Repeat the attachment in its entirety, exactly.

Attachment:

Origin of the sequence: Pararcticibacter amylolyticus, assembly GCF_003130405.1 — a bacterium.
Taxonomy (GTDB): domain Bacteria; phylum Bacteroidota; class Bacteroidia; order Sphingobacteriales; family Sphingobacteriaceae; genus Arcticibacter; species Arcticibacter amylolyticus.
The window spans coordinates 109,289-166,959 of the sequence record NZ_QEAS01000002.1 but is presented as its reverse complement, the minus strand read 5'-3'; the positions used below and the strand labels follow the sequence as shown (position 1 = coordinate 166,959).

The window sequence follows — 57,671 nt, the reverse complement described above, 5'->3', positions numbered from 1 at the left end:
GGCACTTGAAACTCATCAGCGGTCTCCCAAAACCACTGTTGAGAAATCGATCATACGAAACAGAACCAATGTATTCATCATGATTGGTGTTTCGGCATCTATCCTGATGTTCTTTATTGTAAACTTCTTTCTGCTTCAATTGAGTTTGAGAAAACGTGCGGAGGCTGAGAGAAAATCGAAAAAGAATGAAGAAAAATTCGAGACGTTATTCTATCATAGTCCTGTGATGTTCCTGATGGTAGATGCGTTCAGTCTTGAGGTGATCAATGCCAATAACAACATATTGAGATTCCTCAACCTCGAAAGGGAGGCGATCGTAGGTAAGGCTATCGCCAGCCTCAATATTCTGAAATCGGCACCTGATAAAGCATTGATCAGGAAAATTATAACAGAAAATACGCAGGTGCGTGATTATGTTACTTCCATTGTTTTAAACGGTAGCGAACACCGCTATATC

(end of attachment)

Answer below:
Origin of the sequence: Pararcticibacter amylolyticus, assembly GCF_003130405.1 — a bacterium.
Taxonomy (GTDB): domain Bacteria; phylum Bacteroidota; class Bacteroidia; order Sphingobacteriales; family Sphingobacteriaceae; genus Arcticibacter; species Arcticibacter amylolyticus.
The window spans coordinates 109,289-166,959 of the sequence record NZ_QEAS01000002.1 but is presented as its reverse complement, the minus strand read 5'-3'; the positions used below and the strand labels follow the sequence as shown (position 1 = coordinate 166,959).

The window sequence follows — 57,671 nt, the reverse complement described above, 5'->3', positions numbered from 1 at the left end:
GGCACTTGAAACTCATCAGCGGTCTCCCAAAACCACTGTTGAGAAATCGATCATACGAAACAGAACCAATGTATTCATCATGATTGGTGTTTCGGCATCTATCCTGATGTTCTTTATTGTAAACTTCTTTCTGCTTCAATTGAGTTTGAGAAAACGTGCGGAGGCTGAGAGAAAATCGAAAAAGAATGAAGAAAAATTCGAGACGTTATTCTATCATAGTCCTGTGATGTTCCTGATGGTAGATGCGTTCAGTCTTGAGGTGATCAATGCCAATAACAACATATTGAGATTCCTCAACCTCGAAAGGGAGGCGATCGTAGGTAAGGCTATCGCCAGCCTCAATATTCTGAAATCGGCACCTGATAAAGCATTGATCAGGAAAATTATAACAGAAAATACGCAGGTGCGTGATTATGTTACTTCCATTGTTTTAAACGGTAGCGAACACCGCTATATC